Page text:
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Had Meghalaya been a patriarchal state, Mukul Sangma would have been the happiest man on earth. He would not have to be worried about an upcoming report of National Commission for Scheduled Tribes. The apex court has asked the Commission to verify the chief minister’s ST status by mid-March. Having a Garo father, Mukul Sangma need not have taken the pain to “manage” an ST certificate, under a patriarchal system. But in that case, trouble would descend on many others, whose fathers are “outsiders”.

Leaving aside the obvious political motive behind the PIL seeking cancellation of the ST certificate, the typical system of taking surname and inheritance has forced many a manipulation. In matrilineal Meghalaya, there is a substantial population with family history of mixed marriages. And everyone wants to retain the title of an indigenous tribe, be it from the mother’s or father’s side. The sole intention is to avail facilities of reservation. The irony is that if a child is brought up by his tribal father, but he still has the surname of his non-indigenous mother, the land of law does not allow him to avail the reservation facility. Even if someone has adopted the indigenous culture for decades or a century, he or she is still branded as an outsider. Fortunate are only those whose mothers belong to any indigenous tribe. It does not matter what language they speak or what culture or religion they practise. Mukul Sangma is a typical Garo, by appearance and culture. Yet, he has not been able to escape from being troubled by his rivals time and again over his “doubtful” ST certificate. Leaving aside his mother’s religious background, no one can doubt his being a Garo. There are many other cases of “violation” of the matrilineal system wherein people have adopted tribal father’s titles and obtained SC certificates. But such cases do not come to the light because the violators are not prominent people.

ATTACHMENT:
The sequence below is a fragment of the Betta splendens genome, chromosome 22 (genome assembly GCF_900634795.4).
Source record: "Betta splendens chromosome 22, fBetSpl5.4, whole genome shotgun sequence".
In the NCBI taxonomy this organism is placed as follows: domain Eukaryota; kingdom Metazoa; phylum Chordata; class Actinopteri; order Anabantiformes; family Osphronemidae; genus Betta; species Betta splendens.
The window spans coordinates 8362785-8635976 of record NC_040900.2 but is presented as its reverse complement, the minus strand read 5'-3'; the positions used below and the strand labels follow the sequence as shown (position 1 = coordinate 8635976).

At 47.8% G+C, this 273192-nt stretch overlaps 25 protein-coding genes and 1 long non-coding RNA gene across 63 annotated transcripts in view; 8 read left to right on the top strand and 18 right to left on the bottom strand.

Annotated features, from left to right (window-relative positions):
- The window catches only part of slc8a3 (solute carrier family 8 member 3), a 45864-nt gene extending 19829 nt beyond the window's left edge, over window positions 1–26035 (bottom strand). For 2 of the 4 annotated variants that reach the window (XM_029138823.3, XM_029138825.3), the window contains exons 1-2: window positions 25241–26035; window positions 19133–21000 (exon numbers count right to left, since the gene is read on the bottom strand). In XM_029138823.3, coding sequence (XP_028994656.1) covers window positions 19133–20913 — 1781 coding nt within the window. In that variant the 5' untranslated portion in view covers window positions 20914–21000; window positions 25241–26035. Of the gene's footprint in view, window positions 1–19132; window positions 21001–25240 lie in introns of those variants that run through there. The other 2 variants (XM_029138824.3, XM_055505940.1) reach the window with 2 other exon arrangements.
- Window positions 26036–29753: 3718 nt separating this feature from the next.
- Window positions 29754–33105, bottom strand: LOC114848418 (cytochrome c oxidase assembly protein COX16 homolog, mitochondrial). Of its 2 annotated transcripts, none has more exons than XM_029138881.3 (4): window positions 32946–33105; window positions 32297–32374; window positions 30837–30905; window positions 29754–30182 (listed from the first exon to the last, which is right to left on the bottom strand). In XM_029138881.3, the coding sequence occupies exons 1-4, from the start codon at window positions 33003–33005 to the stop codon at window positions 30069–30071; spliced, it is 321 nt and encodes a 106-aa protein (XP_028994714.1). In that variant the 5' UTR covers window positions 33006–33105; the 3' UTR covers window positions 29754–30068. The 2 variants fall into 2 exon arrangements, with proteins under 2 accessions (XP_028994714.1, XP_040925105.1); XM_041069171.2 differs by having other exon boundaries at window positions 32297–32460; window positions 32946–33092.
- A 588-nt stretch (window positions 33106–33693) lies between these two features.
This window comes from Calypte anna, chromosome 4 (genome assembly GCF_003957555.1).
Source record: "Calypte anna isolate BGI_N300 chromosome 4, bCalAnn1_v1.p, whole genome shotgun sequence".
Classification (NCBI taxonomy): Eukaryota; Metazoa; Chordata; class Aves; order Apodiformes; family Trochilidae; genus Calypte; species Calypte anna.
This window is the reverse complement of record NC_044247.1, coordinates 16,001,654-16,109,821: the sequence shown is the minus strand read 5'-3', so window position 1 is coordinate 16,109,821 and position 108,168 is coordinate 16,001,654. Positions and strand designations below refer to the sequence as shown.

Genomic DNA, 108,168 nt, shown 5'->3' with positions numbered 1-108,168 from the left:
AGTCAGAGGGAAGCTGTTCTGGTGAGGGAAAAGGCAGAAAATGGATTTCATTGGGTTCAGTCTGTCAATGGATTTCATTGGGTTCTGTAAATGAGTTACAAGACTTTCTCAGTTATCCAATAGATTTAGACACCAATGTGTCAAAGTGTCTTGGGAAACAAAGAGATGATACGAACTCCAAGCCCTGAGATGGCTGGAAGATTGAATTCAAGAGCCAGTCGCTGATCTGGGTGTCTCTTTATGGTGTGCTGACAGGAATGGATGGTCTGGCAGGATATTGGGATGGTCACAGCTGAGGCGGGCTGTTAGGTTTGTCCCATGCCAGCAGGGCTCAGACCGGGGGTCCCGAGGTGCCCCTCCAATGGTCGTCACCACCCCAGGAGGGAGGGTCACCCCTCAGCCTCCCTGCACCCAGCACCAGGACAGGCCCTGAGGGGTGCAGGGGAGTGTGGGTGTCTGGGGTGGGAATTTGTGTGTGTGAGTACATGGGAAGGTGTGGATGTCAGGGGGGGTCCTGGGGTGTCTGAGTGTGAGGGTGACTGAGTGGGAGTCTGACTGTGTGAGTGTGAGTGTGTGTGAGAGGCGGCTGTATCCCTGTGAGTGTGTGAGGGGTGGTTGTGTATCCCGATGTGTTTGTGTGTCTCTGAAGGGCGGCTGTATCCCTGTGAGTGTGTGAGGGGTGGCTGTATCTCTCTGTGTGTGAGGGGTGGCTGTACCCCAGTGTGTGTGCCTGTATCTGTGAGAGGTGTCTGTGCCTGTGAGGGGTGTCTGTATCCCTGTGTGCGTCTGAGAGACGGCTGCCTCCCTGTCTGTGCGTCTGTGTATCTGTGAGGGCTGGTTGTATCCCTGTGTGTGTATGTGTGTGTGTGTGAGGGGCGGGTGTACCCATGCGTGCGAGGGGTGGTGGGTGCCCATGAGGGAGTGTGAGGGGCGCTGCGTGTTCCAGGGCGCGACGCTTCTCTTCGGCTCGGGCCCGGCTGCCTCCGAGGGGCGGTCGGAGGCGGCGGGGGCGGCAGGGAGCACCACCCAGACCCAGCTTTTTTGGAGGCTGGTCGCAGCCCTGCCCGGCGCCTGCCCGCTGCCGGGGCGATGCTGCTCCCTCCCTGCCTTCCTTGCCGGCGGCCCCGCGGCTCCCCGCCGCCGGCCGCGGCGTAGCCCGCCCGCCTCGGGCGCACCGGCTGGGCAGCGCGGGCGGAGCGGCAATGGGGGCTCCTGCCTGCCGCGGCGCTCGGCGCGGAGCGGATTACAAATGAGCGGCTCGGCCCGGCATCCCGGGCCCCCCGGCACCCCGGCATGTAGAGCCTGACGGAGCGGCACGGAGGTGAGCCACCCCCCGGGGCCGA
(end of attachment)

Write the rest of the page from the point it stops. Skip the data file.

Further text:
The reservation system that only one parent, depending on patriarchal or matrilineal society, needs to belong to the particular caste has failed to uphold the genuine motive behind the policy. Family of a tribal woman remains no more “backward” if she gets married to an affluent man of unreserved caste. Their children only abuse the tribal status they get by virtue of their mother’s origin. It’s high time this inherent flaw of reservation system in India be rectified.

(Published as editorial in The Meghalaya Guardian on February 8, 2014)